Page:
- What makes one story more believable than another?
- What makes one country more just than another?
Analysis questions are critically important as students will be called upon to figure things out and demonstrate inferential reasoning on increasingly difficult tests. Instead of finding answers, students must make answers, putting clues together to solve a mystery or build a case.
- Why do you suppose the character in this story decided to abandon his friend?
- Why do you suppose the gas in this experiment acted the way it did?
- Which behaviors shown by the main character were evidence of strong character and which ones showed weakness?
Upper elementary students also welcome questions that invite them to speculate, predict, invent or imagine.
- Are we at risk from earthquakes here?
- Is there anything our town should do to improve our readiness for natural disasters?
- Could a tsunami happen here? Are we ready? What should we do?
- How could you invent a better plan? a better city? a better ending? a better poem? a better song? a better logo? a better message? a better rule or law?
Older students continue to work on understanding the characteristics or traits that set particular examples apart as distinguished and special.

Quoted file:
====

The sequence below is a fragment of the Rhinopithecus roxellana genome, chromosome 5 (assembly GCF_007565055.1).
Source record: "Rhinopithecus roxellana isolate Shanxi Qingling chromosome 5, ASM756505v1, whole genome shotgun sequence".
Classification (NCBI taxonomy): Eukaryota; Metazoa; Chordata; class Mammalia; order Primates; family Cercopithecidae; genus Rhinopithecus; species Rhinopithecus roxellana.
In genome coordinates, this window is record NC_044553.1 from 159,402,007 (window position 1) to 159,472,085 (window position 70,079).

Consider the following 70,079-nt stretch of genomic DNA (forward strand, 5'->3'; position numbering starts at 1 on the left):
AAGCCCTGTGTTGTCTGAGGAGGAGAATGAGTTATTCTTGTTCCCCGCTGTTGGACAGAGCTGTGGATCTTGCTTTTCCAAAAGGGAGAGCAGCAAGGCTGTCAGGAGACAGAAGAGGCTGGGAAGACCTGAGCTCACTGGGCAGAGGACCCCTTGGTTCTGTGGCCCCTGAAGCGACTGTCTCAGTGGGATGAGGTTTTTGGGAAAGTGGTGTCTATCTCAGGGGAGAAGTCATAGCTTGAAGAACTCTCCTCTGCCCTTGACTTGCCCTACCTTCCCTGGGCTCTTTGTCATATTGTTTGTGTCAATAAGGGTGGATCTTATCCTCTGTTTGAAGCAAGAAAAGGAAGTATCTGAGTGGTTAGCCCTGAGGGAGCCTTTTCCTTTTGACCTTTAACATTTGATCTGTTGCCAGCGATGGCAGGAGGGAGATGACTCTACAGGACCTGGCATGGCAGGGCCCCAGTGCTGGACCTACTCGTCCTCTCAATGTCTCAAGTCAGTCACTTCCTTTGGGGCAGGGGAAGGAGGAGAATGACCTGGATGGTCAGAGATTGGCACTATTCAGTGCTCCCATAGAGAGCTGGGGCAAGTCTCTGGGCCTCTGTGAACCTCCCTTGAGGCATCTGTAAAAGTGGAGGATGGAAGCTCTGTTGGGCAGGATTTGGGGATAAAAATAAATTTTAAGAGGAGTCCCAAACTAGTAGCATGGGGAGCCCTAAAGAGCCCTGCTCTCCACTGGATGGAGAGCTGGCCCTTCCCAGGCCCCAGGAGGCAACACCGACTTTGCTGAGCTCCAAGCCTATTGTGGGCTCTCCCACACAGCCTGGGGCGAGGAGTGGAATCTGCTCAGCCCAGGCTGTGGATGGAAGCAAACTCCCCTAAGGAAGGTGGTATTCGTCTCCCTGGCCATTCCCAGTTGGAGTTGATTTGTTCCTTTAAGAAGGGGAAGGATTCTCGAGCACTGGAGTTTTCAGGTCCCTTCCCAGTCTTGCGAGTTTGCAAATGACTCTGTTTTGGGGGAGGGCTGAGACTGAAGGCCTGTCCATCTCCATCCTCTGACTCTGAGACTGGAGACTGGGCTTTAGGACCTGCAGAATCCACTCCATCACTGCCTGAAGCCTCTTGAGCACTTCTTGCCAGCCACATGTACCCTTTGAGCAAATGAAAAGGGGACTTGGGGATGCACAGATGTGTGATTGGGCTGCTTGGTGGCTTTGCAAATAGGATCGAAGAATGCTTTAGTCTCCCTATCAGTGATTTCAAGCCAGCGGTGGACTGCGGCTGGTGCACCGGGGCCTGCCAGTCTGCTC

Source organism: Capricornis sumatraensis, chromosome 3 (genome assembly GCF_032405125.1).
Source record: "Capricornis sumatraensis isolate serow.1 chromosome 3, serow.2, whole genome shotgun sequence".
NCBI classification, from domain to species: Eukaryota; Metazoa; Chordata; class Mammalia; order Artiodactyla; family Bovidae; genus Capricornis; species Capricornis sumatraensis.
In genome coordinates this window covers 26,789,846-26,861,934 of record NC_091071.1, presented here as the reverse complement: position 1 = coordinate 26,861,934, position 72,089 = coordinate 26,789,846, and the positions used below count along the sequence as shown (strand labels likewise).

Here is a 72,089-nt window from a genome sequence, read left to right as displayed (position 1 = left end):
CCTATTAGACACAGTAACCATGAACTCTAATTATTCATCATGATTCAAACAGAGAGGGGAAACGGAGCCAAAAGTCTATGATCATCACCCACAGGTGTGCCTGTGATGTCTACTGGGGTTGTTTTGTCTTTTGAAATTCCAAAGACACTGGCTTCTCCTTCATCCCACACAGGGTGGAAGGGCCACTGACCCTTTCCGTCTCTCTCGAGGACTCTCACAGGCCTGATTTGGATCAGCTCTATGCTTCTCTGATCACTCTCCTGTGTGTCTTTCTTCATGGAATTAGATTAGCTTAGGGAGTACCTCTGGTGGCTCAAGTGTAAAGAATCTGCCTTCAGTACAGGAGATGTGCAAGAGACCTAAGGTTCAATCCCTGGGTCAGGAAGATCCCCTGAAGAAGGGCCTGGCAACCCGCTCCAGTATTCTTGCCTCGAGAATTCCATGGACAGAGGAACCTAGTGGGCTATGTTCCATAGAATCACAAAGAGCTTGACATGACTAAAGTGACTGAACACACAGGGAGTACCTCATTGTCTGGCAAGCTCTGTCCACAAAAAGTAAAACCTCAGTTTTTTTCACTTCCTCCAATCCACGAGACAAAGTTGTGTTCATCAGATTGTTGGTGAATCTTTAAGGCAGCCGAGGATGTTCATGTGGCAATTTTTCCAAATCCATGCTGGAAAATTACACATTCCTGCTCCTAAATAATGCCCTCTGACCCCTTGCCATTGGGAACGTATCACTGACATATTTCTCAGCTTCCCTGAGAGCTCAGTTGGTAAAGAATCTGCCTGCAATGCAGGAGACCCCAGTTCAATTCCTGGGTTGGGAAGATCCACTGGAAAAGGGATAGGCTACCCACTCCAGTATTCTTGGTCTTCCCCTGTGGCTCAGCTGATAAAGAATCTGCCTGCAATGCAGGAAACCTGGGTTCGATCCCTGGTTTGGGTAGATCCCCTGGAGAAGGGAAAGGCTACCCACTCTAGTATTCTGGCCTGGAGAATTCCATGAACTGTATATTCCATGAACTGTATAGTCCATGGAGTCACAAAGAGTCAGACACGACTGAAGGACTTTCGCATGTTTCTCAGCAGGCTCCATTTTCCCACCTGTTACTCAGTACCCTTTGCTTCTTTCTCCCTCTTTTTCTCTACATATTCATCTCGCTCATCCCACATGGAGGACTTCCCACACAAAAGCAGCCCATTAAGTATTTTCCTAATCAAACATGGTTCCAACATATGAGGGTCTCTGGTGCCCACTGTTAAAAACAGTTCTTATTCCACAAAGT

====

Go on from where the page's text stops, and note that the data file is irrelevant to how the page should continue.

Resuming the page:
- How do we know if a law is just?
- How do we know if a poet, a playwright or a novelist is promising?
- How is a hero different from a celebrity?
- What kinds of harm can be done by fame and fortune?
Older students can also handle complex choices which require the skill of evaluation on Bloom's Taxonomy.
- Which of these three poets writes the most powerful and evocative poetry?
- If you were moving to China for two years, which of these six cities would you select?
- Which leader (prime minister, president, etc.) of the previous century did the most to advance the cause of civil rights and liberties?
- Which leader relied the most on propaganda, demagoguery and appeals to fear?